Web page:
Hospice Chaplains and End Stage Dementia Patients: A Best Practice

Categories: Care.

CPE training at Emory and Duke, 14 years in an acute care setting, and board certification did not prepare me for hospice. Or, perhaps more accurate, did not prepare me for the type of patient I would most encounter in my hospice setting: the dementia patient.  

Roughly 80 percent of my patients are diagnosed with end-stage dementia or Alzheimer’s disease.  If they can talk, they rarely, if ever, make sense and often can only speak a few words.  If they can make eye contact, they rarely, if ever, maintain eye contact.  If they can smile, it is rare to know what made them smile. Most are totally dependent on others for their ADLs and many are confined to bed or a recliner chair.  Some can respond to sound and/or touch and some cannot.  

Most of my training and experience centered on cognitive pastoral care wherein the chaplain and the patient engage in conversation using words and ideas in an attempt to find and make meaning in the midst of the crisis at hand.  Silence was used, but more as a “Zen-thing” to enhance or frame the cognitive process of meaning-making.  I am very comfortable with cognitive pastoral care and the use of silence, but cognitive care is basically worthless with someone whose mind is mostly gone and silence is often the barrier that needs to be broken in order to connect with the dementia patient.  Working with end-stage dementia patients has been for me the most difficult part of my switch from an acute care setting to hospice care.

Don’t get me wrong. In the acute care setting, I did encounter dementia patients or patients with a significant brain injury.  And generally, for those one or two encounters, my pastoral care was sufficient.  But in hospice, I have multiple visits with the same patient over the course of their time on service, and on many days, I see multiple patients with end-stage dementia.  In order to provide quality spiritual care for my patients, I have been forced to find a best practice for dementia patients.  This best practice also had to provide good self-care, since working continuously with end stage dementia patients can lead to burn out due to a lack of feedback.  

I first developed a base-line understanding or definition of spiritual care. Many definitions of spirituality talk about the process of meaning-making and finding purpose.1   If spiritual care is defined solely in terms of facilitating this process of meaning-making and purpose-finding, then it is extremely difficult to assert that I provide spiritual care for end-stage dementia patients.  After all, these patients have neither the cognitive faculties nor the sense of self to engage in meaning-making and purpose-finding.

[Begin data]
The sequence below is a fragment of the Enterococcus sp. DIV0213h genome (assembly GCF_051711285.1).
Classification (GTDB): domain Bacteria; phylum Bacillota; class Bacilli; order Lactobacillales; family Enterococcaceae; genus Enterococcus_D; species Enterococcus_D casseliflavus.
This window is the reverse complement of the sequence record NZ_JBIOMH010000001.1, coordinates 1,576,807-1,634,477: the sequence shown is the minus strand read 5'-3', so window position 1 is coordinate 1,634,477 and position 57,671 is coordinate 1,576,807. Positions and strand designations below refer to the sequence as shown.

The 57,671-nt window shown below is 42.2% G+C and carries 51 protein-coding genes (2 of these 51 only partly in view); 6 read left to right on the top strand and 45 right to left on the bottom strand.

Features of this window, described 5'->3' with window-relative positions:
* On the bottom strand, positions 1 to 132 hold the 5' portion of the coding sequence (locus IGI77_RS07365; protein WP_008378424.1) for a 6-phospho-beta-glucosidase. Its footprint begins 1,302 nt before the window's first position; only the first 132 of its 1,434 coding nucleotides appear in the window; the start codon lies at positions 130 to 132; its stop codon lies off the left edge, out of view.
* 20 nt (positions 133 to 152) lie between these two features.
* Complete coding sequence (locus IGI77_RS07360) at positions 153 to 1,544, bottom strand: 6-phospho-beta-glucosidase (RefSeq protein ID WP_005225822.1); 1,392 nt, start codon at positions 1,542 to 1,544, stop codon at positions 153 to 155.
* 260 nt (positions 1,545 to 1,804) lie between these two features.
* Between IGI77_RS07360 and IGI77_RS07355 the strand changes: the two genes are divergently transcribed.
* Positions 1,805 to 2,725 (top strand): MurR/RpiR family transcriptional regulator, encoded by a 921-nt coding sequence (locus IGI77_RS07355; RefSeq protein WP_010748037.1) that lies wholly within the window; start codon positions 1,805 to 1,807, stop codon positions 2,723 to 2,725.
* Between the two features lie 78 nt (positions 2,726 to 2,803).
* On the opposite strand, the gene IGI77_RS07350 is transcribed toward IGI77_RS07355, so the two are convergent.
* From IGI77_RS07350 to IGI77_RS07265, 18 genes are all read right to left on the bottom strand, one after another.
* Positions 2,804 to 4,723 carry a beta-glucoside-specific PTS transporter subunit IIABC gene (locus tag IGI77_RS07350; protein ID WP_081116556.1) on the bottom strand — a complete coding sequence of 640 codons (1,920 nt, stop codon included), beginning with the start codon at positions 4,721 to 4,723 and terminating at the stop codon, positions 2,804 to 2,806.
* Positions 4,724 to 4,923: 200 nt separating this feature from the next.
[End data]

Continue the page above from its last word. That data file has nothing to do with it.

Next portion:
A Sense of Connectedness

But spirituality is not restricted only to meaning-making and purpose-finding.  Spirituality also includes the experience of connectedness.  That is, people experience a sense of connectedness to the moment, to self, to others, to nature, and to the significant or sacred.2  Relying on this aspect of spirituality, I provide spiritual care to the degree I enhance or facilitate a sense of connectedness to something in the dementia patient.  A sense of connectedness to what, however, cannot always be determined with certainty; once again the end-stage dementia patient lacks the ability to make this determination.  

Once we remove from spiritual care the processes of meaning-making, purpose-finding, and experiences of connectedness to, all we have left is simply connection.  In other words, spiritual care for end-stage dementia patients involves making connections with them.  This may be an experience of connectedness to you as the spiritual care provider, or to the moment, or to the sacred, but it is doubtful the dementia patient would understand it in these terms.  Also, as a result of this connection, the patient may experience some additional sense of meaning or purpose, but assessing what that may be is beyond our discernment as well as theirs.  So best practice in the provision of spiritual care to end-stage dementia patients is all about making a connection with them.  In order to illustrate this, we will take the case of Anne.

Anne was a 96-year-old widow listed as Baptist and admitted with end-stage Alzheimer’s.  Anne had little social support from her family and friends and had no support from her faith community.  Anne no longer talked, except for a few non-sense sounds. She rarely, if ever, made eye contact. Anne was confined to a wheel-chair and due to a lack of strength, rarely lifted her head.  She was dependent on others for all her ADL’s (eating, dressing, and bathing).  The one thing she did almost continuously was to reach out with her right hand to touch and pick at things.  She was extremely frail.  

I visited Anne twice a month for nearly a year and a half.  Her family had informed me that Anne’s faith was once very important to her and that she liked old church hymns.  My pastoral care generally consisted of playing recordings of old church hymns and singing along with them and then closing with prayer.  Receiving no feedback, as is common with these patients, I trusted that my pastoral presence along with the hymns and prayers was providing some sort of spiritual comfort for her.  But then one day things changed: I made a connection with her.

We were sitting as usual with me in front of her and on her level, so that if she did raise her head and look, I would be right there. I was playing “In the Garden” by Alan Jackson and singing along with it.  As usual, I placed my hand in a position so that Anne could touch my hand and rub it.  But then things changed. Instead of me sitting there passively with Anne touching and rubbing my hand, I gently took hold of her hand and began to move it rhythmically to the music as if we were dancing.  At first it was awkward as Anne seemed to resist my lead, but after a few measures, she began to follow my lead and the movement smoothed out.  I also began to relax into the present moment. Then, unexpectedly, Anne slowly lifted her head, looked me straight in the eyes, and then with a twinkle in her eyes she smiled beautifully at me.  I smiled back.  We made a connection!  Anne’s spirit touched my spirit.  After a few moments, Anne’s gaze shifted, she lowered her head, and the hand movement just became mere movement again—and the moment was gone.  But for that moment, I know our spirits had connected and I had provided spiritual care that brought her comfort and joy.